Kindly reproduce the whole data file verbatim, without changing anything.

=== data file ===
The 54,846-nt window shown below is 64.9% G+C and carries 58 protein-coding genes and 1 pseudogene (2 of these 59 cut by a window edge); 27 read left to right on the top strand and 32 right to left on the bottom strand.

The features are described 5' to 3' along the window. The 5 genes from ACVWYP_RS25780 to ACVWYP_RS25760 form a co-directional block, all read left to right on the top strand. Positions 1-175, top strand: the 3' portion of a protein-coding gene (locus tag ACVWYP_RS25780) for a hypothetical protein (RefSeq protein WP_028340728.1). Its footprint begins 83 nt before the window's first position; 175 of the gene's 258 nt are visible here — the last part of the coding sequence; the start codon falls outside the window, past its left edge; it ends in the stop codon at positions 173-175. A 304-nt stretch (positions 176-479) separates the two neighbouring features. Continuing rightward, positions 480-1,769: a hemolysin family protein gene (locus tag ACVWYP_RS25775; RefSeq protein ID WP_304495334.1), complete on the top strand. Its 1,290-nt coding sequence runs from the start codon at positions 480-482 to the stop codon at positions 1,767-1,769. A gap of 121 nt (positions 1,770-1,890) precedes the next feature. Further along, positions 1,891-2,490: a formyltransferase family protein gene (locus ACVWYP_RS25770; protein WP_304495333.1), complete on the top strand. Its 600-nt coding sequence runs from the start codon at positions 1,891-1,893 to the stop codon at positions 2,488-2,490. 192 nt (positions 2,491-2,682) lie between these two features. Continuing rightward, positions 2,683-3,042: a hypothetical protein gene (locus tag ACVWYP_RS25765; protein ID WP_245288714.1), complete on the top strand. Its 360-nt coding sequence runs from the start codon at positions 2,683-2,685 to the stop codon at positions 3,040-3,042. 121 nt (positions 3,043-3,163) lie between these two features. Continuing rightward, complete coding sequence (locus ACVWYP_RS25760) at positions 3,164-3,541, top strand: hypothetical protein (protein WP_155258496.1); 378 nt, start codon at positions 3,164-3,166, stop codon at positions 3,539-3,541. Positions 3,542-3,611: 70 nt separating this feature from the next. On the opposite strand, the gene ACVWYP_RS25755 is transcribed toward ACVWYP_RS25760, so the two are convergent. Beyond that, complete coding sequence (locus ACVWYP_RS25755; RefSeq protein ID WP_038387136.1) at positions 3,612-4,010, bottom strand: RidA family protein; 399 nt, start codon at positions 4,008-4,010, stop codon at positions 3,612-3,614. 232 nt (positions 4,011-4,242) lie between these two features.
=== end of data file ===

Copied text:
The 54,846-nt window shown below is 64.9% G+C and carries 58 protein-coding genes and 1 pseudogene (2 of these 59 cut by a window edge); 27 read left to right on the top strand and 32 right to left on the bottom strand.

The features are described 5' to 3' along the window. The 5 genes from ACVWYP_RS25780 to ACVWYP_RS25760 form a co-directional block, all read left to right on the top strand. Positions 1-175, top strand: the 3' portion of a protein-coding gene (locus tag ACVWYP_RS25780) for a hypothetical protein (RefSeq protein WP_028340728.1). Its footprint begins 83 nt before the window's first position; 175 of the gene's 258 nt are visible here — the last part of the coding sequence; the start codon falls outside the window, past its left edge; it ends in the stop codon at positions 173-175. A 304-nt stretch (positions 176-479) separates the two neighbouring features. Continuing rightward, positions 480-1,769: a hemolysin family protein gene (locus tag ACVWYP_RS25775; RefSeq protein ID WP_304495334.1), complete on the top strand. Its 1,290-nt coding sequence runs from the start codon at positions 480-482 to the stop codon at positions 1,767-1,769. A gap of 121 nt (positions 1,770-1,890) precedes the next feature. Further along, positions 1,891-2,490: a formyltransferase family protein gene (locus ACVWYP_RS25770; protein WP_304495333.1), complete on the top strand. Its 600-nt coding sequence runs from the start codon at positions 1,891-1,893 to the stop codon at positions 2,488-2,490. 192 nt (positions 2,491-2,682) lie between these two features. Continuing rightward, positions 2,683-3,042: a hypothetical protein gene (locus tag ACVWYP_RS25765; protein ID WP_245288714.1), complete on the top strand. Its 360-nt coding sequence runs from the start codon at positions 2,683-2,685 to the stop codon at positions 3,040-3,042. 121 nt (positions 3,043-3,163) lie between these two features. Continuing rightward, complete coding sequence (locus ACVWYP_RS25760) at positions 3,164-3,541, top strand: hypothetical protein (protein WP_155258496.1); 378 nt, start codon at positions 3,164-3,166, stop codon at positions 3,539-3,541. Positions 3,542-3,611: 70 nt separating this feature from the next. On the opposite strand, the gene ACVWYP_RS25755 is transcribed toward ACVWYP_RS25760, so the two are convergent. Beyond that, complete coding sequence (locus ACVWYP_RS25755; RefSeq protein ID WP_038387136.1) at positions 3,612-4,010, bottom strand: RidA family protein; 399 nt, start codon at positions 4,008-4,010, stop codon at positions 3,612-3,614. 232 nt (positions 4,011-4,242) lie between these two features.